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Economic slavery: Apathy is not the answer
Local politics is relevant and important. But, sooner rather than later, national and international issues quickly find their way to your front door.
Today’s energy prices, food prices, the cost of doing business prices and the cost of just paying for basic necessities is hitting the average American wage earner hard. Congress is impotent to do anything about it except blame the other party. And, on the main, they lie like they breath: continuously.
We live in an era where corporate nation-states continue their march to a trans-globalist beat that some prominent Americans in the 18th and 19th centuries, even the early and mid-20th century, tried to warn us about. We don’t listen. We won’t listen.
Trans-nationals only need the U.S. up to a point, but with the BRIC (Brazil, Russia, India and China) nations and others rising, that era of need is seeing a more rapid decline that what many expected.
We the people, or at least many of us, seem eerily content to center our political/economic points of view on whatever our congressional leaders in the two parties (and nearly all the national political pundits) tell us to believe, rarely questioning and being willing, instead, to center our ire on the prescribed hot-button political issues of the day.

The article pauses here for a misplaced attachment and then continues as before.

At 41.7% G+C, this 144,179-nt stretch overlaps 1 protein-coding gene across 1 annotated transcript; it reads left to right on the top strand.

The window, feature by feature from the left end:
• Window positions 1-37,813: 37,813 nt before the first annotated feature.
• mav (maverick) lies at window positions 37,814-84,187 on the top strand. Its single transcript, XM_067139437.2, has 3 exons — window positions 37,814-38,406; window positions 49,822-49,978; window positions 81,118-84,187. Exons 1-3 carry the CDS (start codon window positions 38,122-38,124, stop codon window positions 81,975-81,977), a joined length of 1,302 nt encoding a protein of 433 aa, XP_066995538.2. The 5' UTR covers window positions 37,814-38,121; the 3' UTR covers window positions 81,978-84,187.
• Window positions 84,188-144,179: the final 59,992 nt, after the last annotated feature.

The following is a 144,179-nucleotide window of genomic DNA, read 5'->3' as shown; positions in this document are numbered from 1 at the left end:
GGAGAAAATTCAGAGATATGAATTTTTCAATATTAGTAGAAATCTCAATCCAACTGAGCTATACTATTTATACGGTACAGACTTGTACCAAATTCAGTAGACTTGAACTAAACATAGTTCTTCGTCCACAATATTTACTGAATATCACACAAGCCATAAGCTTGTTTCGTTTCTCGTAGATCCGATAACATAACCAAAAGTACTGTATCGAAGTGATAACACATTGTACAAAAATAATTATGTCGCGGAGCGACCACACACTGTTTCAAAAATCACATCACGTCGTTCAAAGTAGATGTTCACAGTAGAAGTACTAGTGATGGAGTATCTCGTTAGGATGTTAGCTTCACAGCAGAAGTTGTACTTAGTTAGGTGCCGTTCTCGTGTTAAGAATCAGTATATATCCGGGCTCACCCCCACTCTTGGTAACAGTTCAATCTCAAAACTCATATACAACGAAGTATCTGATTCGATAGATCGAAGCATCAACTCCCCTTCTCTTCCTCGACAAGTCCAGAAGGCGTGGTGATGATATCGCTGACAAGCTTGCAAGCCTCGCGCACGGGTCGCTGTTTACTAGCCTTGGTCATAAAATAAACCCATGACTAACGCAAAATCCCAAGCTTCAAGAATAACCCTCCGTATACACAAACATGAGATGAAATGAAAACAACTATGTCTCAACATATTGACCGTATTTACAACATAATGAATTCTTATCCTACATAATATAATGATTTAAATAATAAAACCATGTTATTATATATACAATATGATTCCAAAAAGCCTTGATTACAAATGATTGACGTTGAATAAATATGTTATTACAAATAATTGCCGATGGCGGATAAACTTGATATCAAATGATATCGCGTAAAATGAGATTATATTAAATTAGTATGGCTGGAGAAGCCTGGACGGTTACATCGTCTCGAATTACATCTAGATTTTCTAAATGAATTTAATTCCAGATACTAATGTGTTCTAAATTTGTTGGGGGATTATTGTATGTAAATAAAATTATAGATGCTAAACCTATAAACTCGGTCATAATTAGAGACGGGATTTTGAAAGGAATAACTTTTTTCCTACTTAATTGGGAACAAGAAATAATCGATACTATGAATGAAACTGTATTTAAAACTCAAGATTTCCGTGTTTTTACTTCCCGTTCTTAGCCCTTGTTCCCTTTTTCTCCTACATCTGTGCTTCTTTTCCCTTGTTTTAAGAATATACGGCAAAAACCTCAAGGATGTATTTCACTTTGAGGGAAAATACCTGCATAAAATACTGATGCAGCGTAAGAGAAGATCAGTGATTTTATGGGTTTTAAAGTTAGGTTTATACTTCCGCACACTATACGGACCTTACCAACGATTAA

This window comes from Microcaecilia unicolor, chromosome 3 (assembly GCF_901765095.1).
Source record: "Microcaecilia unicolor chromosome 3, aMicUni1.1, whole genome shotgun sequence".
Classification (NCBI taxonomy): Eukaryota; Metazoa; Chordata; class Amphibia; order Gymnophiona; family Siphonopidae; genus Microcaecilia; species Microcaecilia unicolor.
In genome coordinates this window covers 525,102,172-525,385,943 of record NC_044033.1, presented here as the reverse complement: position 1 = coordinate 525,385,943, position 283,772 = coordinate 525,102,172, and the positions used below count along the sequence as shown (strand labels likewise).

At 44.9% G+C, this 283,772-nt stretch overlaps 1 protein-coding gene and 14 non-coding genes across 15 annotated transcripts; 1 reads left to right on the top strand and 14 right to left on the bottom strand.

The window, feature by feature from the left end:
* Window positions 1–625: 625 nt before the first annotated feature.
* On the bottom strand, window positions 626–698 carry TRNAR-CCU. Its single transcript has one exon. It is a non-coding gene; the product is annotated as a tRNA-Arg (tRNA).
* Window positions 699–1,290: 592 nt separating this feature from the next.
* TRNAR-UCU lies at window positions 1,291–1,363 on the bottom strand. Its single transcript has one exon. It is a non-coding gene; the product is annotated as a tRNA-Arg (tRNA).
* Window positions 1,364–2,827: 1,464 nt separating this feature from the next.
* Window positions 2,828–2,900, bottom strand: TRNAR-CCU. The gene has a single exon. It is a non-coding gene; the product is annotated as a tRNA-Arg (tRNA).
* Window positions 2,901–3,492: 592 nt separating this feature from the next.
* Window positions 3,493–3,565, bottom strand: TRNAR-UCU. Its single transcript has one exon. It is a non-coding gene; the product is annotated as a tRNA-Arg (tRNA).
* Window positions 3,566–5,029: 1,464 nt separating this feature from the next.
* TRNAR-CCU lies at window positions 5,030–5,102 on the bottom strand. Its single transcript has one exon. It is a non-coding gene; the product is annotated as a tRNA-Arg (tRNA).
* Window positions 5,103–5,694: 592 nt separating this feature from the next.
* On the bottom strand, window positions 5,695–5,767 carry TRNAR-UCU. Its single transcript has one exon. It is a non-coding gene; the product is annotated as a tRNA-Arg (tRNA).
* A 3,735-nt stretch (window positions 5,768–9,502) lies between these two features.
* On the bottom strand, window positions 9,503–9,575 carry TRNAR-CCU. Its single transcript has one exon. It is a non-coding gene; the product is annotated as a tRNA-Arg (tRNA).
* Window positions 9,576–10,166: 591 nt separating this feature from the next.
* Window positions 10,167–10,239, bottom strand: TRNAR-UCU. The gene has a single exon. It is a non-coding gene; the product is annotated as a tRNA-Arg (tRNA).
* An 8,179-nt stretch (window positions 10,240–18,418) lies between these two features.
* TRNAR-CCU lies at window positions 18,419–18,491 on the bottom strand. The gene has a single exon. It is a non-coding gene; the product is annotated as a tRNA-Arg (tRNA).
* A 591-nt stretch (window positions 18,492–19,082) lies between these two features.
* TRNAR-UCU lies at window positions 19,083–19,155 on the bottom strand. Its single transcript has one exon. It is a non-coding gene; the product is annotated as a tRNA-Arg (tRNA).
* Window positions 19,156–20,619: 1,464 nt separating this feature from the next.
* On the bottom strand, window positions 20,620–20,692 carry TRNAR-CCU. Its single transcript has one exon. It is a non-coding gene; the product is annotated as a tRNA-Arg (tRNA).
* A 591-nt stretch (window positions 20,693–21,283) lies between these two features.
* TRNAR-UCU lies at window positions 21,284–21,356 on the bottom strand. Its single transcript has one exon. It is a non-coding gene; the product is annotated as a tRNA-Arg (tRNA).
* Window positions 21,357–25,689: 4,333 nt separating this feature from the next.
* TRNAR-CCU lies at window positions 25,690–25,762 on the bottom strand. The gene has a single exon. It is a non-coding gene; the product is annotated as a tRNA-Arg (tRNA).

It’s not that we’re stupid, it’s just that we’ve been brainwashed by parties practicing the politics of division, and we’re too dumbed-down to know any different. It reminds me of part of Pink Floyd’s song “Sheep,” “harmlessly passing your time in the grassland away, only dimly aware of a certain unease in the air.”
But what about the words from the past that tried to rouse us from our apathy-induced sleep? What about these words? They are but an example from our past, and I can’t wait to see how many will try to rationalize them into irrelevant obscurity.
They are the words of Abraham Lincoln in response to the passage of the National Banking Act on Feb. 25, 1863. The act created another central bank (and Fed precursor) with the power to issue currency, backed by debt, not by gold. Pay attention to the specific words Lincoln uses.
“The money power preys upon the nation in times of peace and conspires against it in times of adversity. It is more despotic than monarchy, more insolent than autocracy, more selfish than bureaucracy. I see in the near future a crisis approaching that unnerves me, and causes me to tremble for the safety of my country. Corporations have been enthroned, an era of corruption will follow, and the money power of the country will endeavor to prolong its reign by working on the prejudices of the people, until wealth is aggregated in the hands of a few, and the republic is destroyed.”
Lincoln wasn’t the only one to warn us. Using only slightly different words, Jefferson said the same thing, so did Andrew Jackson, so did Woodrow Wilson, so did Franklin Roosevelt, so did Dwight Eisenhower. So did Prof. Carroll Quigley, Bill Clinton’s mentor.
Bill didn’t listen, nor does Hillary, nor Obama nor McCain. They represent both sides of the same national political coin Mark Twain spoke of over 100 years ago when he said there’s not a dime’s worth of difference between the parties.